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Challenge: Summer Fun

The News In Gay: My Best Summer Ever

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There’s been talk this week about giving your kids a 1970s summer. It got me thinking about those days of playing outside, drinking from the hose, watching reruns and soaps on TV, heating up a can of Spaghettios on the stove for lunch, then maybe wandering across the pasture to the creek and playing until Mom honked the horn on the Ford LTD when she got home from work. HEAVEN, right?

I am the baby of my family, so there were a couple of summers right around 1979-1980 when I was the only kid who still needed to be watched when school let out for the summer. My brother spent all day with Daddy going on veterinary calls and my sister sold peaches at a roadside stand. We didn’t have summer camps and all those ACTIVITIES back then. Maybe a week at Vacation Bible School–maybe two if you had cousins who went to another church. There might be some swimming lessons at the community pool, but that was it.

So I lucked out and got to spend weekdays every summer with Grandmama Eunice. Grandmama Eunice lived in an old white farmhouse about halfway between Gay and Greenville, right up the road from Jack Findley’s store. Mom dropped me off on her way to work at the DFCS office in Greenville. The screen door smacked behind me as I stepped into the wonderland that was Grandmama’s house.

It was HOT. Even though she had a big airy bedroom with purple velvet curtains and a vanity table, Grandmama slept in the dining room during the summer. It was the easiest room to cool with one window unit air conditioner, so she had a little cot in the corner next to the kitchen wall. She had her TV on a rolling cart, her big black telephone perched on the corner of the dining table, her makeup mirror on the corner of the mantle.

I sat on the scratchy carpet and turned the TV on while she made me a hot breakfast the likes of which you normally only saw on Christmas morning. Biscuits, grits, scrambled eggs, sausages. She’d scrape up that sausage grease and put it in a coffee can on the back of the stove. That TV was tricky. The sound came through right away, but some days it took a while for the picture tube to warm up. Price Is Right came on at 10, so I turned the TV on before 8 a.m. when I got there, in hopes that we’d be able to watch Bob Barker. It was OK to listen to the news with no picture, and the Rozelle show out of Columbus was OK, but we needed to SEE the Price Is Right to make our guesses.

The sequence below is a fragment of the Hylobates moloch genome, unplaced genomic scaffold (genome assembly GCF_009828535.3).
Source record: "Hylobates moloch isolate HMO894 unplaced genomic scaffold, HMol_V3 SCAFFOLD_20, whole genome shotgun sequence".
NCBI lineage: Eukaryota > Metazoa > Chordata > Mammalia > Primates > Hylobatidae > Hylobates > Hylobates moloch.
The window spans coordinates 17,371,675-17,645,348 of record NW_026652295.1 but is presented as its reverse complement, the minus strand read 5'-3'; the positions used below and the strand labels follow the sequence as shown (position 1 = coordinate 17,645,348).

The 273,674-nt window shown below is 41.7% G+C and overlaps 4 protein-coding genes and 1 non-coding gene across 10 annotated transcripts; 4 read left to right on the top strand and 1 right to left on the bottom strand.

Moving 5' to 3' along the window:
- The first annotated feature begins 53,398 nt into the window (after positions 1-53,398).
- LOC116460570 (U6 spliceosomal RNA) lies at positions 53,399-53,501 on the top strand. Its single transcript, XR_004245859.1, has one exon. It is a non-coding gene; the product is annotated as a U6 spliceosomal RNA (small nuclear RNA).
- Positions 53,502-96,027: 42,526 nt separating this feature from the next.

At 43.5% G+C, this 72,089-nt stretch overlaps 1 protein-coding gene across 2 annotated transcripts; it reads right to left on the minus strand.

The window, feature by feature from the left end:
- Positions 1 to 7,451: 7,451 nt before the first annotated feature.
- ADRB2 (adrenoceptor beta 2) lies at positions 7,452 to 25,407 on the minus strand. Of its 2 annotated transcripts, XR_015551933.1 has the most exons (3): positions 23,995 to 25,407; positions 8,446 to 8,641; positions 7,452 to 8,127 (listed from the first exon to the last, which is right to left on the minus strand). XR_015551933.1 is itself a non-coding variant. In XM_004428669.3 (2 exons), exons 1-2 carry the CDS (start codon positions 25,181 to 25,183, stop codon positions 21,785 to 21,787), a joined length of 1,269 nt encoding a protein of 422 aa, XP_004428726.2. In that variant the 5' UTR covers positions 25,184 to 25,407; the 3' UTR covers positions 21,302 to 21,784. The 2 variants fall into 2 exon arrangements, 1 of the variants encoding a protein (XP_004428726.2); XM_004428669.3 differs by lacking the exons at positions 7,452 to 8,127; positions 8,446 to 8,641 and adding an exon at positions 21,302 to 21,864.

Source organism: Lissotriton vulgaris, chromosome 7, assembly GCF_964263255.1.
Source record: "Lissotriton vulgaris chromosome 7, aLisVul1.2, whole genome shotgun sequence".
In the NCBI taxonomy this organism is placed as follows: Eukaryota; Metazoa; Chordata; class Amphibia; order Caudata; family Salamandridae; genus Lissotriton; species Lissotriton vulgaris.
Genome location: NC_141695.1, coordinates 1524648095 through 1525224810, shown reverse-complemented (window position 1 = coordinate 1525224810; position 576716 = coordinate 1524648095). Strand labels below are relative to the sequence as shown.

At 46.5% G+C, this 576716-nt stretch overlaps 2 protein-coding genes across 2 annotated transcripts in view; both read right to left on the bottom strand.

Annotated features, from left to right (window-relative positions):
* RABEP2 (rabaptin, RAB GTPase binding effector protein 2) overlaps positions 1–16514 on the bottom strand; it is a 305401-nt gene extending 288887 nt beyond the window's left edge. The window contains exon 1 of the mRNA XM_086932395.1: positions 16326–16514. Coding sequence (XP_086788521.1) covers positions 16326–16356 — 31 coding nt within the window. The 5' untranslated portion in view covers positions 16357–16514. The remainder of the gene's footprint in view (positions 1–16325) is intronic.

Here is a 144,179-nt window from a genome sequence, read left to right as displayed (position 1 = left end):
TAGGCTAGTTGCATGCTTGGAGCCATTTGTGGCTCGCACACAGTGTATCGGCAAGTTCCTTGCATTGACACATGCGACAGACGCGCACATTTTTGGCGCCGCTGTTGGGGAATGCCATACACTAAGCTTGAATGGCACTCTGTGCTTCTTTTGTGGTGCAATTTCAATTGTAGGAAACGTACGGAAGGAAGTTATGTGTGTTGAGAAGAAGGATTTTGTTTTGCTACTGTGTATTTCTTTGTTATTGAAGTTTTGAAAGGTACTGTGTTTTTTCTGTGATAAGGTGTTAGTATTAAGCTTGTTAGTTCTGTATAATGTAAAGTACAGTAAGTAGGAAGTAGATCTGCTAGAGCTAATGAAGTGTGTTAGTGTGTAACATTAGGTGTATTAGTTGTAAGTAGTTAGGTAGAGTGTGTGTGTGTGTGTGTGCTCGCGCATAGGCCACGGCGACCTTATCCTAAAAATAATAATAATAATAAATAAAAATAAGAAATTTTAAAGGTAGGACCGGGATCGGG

Mid-morning, Grandmama’s phone would start to ring. She had the coolest little job ever and I observed the mysteries of it like a novice nun. Grandmama Eunice wrote a weekly column in the little county paper, the Meriwether Vindicator. Her column was called “News In Gay” and it ran every week under her by-line and a picture of her with perfectly coiffed black curls and Sunday best lipstick. She kept a yellow legal pad and an “ink pen” next to that heavy black rotary phone on the corner of the dining room table. When people called with a bit of news, she would jot down some notes as they talked. The “News In Gay” covered everything from who put the flowers in the First Baptist vestibule that week, who was in the hospital and who was recovering at home, who had driven over to Newnan to have dinner at Red Lobster with their daughter and her new husband, a dentist. Who had extra tomatoes for sale, who hosted the Methodist Women’s Union, who was having a milestone birthday. My grandmother decided whose name got in the paper--that was a huge deal from where I sat, right there on the carpet waiting for Bob Barker.

In the afternoons, we would get in Grandmama Eunice’s baby blue Mercury Cougar and toodle around doing errands. She’d stop at Jack Findley’s and let me get a cold drink from the metal cooler with the sliding door on top. We’d drive over to Woodbury and pay the gas bill, or maybe go to visit a shut-in. Everywhere we went, people told her their stories for the paper. It was mostly good news, things they wanted to share.


As best I recall, the Vindicator came out on Fridays, so on Thursday mornings, Grandmama would sit down at the table and turn her notes into her column for the week. In her beautiful Palmer script, she wrote out each tidbit longhand, with a blank line between each story. I wish I had some of those old columns. I searched on-line and the Vindicator only has digital archives back to 2002. Her language turned those ordinary events into News:

  • “The patriotic red, white and blue flowers on the altar at First Baptist Church were given by Mr. and Mrs. Lee Nash in memory of his great uncle, Mr. Hiram Nash, a veteran of World War I.”
  • “Please pray for Miss Willie Fish, who is recuperating at home after surgery.”
  • “Vacation Bible School will be held June 3 – 7 from 8 a.m. – 12 noon each day at First Methodist Church in Greenville. All school-age children are welcome to participate.”

She used words to build community. I think I fell in love with writing on those hot summer days, traveling beside her as she gathered the news. Watching her turn everyday life into something special.

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